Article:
Surau is an Islamic assembly building in some regions of Sumatra and the Malay Peninsula used for worship and religious instruction. Some of its ritual functions are similar to a mosque, but Surau are mostly smaller than mosques, allow men and women, and are used more for religious instruction and festive prayers. They depend more on grassroots support and funding. They can be compared to the Arab Zawiya. In Minangkabau society they continued pre-Islamic traditions of an all male gathering place to worship ancestors and were built up high on posts.
In contemporary usage, Surau is often used to refer to either a small mosque, or a designated room in a public building (such as a shopping mall, a university) for men or women to do their prayers.
History among the Minangkabau
Surau among the Minankabau of Sumatra date to pre-Islamic times. Men lived together in them. The first Islamic Surau in Minangkabau is believed to have been built in the late 17th century in the coastal town of Ulakan.
Smaller surau are known as Surau Mangaji, and consist mostly of a small room for to 20 students and one teacher who is usually also the Imam and teaches Quran recitation. Large Surau, during the heyday of Surau culture in the 18th century, help up to 1,000 students and included up to 20 buildings.
The central figure of Surau was the Tuanku shaikh who mostly as carriers of Baraka was. He oversaw in large Surau usually a large number of teachers who as Guru were called and had mostly learned even with him or even met with him. The establishment and maintenance of Surau performed usually by foundations ( waqf ) and donations from parents as well as by the work of Surau residents. Minangkabau Surau has great similarities with the institution of the pesantren, which was initially distributed only to Java. 
Many Surau were simultaneously centers of Sufi orders . In this case, the Tuanku Shaikh was the spiritual leader of Surau-residents, and this kept him the oath of allegiance . The Surau of Ulakan served as a center of Schattārīya Order, had been introduced in the Burhan ad-Din Abd al-Ra'uf as-Singkilī. Other orders, which had their own Surau in Minangkabau, were the Naqschbandīya and Qadiriya . Some students visited various Surau succession and could be introduced in different orders. The fact that the students of Tuanku shaikh as Mureed or Faqīr are called, shows the great impact of Sufism on the Surau culture.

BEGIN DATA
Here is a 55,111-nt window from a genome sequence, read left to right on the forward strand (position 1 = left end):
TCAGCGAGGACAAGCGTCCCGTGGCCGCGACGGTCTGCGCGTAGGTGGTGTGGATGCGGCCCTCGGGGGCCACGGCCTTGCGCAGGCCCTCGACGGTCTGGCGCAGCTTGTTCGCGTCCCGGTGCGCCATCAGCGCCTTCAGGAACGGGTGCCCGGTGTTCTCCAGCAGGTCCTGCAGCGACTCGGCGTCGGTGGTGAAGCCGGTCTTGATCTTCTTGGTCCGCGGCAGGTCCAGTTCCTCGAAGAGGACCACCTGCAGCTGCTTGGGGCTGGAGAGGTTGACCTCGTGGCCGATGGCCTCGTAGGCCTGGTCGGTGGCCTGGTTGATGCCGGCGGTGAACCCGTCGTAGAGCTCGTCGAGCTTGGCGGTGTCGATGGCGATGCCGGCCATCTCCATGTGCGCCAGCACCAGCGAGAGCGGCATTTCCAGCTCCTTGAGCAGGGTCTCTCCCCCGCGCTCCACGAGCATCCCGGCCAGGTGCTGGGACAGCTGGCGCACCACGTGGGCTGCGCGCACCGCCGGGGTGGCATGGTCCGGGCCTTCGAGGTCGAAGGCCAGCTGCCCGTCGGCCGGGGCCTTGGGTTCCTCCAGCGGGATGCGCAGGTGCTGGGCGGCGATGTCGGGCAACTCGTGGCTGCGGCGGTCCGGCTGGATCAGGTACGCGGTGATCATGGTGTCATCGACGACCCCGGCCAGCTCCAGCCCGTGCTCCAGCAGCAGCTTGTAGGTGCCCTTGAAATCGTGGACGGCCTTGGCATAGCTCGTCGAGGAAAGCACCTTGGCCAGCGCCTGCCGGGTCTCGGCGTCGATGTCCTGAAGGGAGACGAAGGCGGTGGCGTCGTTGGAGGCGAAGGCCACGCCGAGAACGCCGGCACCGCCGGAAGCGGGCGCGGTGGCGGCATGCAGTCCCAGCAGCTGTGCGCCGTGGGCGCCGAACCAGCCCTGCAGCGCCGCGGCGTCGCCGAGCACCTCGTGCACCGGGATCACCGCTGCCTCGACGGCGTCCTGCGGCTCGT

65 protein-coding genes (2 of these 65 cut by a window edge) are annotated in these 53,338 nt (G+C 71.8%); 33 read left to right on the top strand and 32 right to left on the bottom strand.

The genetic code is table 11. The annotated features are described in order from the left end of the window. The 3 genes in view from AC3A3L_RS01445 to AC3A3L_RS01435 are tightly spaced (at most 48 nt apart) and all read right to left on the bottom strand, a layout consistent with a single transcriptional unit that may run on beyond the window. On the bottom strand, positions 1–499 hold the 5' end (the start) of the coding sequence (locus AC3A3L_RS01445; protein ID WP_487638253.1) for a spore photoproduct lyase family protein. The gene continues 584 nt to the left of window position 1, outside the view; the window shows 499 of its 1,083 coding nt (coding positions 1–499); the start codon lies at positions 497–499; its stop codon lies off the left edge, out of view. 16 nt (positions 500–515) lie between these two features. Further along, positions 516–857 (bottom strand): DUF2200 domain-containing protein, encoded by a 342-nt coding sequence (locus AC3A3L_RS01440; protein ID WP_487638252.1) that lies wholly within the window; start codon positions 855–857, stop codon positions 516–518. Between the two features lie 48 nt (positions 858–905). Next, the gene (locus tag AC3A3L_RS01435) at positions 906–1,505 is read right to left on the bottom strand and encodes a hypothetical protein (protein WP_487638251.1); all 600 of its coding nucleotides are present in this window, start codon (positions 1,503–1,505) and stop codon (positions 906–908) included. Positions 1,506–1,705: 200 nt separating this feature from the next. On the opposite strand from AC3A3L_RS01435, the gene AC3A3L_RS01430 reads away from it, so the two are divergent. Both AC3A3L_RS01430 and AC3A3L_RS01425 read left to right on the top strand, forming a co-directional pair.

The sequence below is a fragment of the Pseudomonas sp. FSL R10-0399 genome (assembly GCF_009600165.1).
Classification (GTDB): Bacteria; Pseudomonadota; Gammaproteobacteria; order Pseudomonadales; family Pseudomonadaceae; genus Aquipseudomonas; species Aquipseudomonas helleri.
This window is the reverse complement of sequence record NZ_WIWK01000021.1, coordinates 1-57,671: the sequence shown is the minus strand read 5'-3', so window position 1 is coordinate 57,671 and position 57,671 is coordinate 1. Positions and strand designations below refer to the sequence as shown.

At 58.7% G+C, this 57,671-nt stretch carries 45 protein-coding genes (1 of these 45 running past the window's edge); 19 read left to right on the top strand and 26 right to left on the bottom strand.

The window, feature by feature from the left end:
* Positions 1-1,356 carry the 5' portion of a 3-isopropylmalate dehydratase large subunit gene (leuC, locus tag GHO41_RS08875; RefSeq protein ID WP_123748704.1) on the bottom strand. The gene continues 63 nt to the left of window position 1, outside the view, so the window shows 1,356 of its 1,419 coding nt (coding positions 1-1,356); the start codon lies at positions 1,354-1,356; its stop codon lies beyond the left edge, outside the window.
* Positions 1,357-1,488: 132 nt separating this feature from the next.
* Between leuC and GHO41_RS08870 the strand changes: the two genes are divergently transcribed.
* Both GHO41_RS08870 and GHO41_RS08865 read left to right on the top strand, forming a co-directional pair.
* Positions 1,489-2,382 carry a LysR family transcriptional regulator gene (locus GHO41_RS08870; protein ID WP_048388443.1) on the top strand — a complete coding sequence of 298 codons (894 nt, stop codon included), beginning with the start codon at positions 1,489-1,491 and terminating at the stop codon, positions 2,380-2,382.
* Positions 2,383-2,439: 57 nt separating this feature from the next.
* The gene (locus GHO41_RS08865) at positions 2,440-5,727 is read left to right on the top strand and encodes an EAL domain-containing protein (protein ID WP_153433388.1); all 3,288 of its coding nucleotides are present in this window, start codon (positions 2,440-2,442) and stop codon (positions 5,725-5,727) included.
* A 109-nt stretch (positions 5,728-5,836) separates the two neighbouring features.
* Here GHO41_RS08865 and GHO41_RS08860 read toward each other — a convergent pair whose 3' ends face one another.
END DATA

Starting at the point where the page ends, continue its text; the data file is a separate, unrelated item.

Early 19th century was the Surau system of Hāddschis that in Mecca with the teachings of the Wahhabi had come into contact, radically questioned. They and their followers, the so-called Padris, denounced the Surau as centers of dissemination un-Islamic teachings and practices and burning some of them during the so-called Padri Wars (1821–38) down. Other steps that heralded the demise of Surau culture, were in 1870 to introduce a new type of school, the so-called Sekolah Nagari, by the Dutch, and in 1900 the intellectual attacks of reformist Muslims who denounced the Surau as hoards of backwardness and own secular schools established.  Today, there are tentative attempts to revive the Surau culture at the Minangkabau. 
On the Malay Peninsula, the functional difference between mosque and Surau is not always so clear. In rural areas the Surau was for centuries the center of Islamic worship and thus tantamount to a mosque. In today's urban area in Malaysia and Singapore there are also Surau. Sharifa Zaleha who has dealt with Surau in Malaysia, concludes that the difference between the two institutions is that the mosques are built by the state, while the Surau depend grassroots initiatives. As with Minangkaba the success of the Surau depends very much on the religious scholars involved. During the heyday of the Dakwah movement in the 1970s and 1980s the Surau in Malaysia were also centers of student life. Many male and female students spent several nights a month in Surau to there in the form of i'tikaf to pray until morning to recite the Quran and perform devotions. 
- Azyumardi Azra: Islam in the Indonesian World: An Account of Institutional Formation. Bandung 2006. S. 63-69.
- 2. Azyumardi Azra: Islam in the Indonesian World: An Account of Institutional Formation. Bandung 2006. S. 63-69.
- 3. RA core: "The Origin of the Malay Surau" in the Journal of the Malayan Branch of the Royal Asiatic Society 29/1 (1956) 179-181.
- 4. Kerstin Steiner: "madrasah in Singapore: Tradition and Modernity in religious education" in Intellectual Discourse 19 (2011) 41-70. Here available online:
- 5. http://iium.edu.my/intdiscourse/index.php/islam/article/viewArticle/181
- 6. Sharifa Zaleha: "Surau and Mosques in Malaysia" in ISIM Newsletter 3 (1999)
- 9. Here online abrufbar: https://openaccess.leidenuniv.nl/bitstream/handle/1887/17311/ISIM_3_Surau_and_Mosques_in_Malaysia.pdf?sequence=1
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- Islam in the Indonesian World: An Account of Institutional Formation by Azyumardi Azra Mizan Pustaka 2006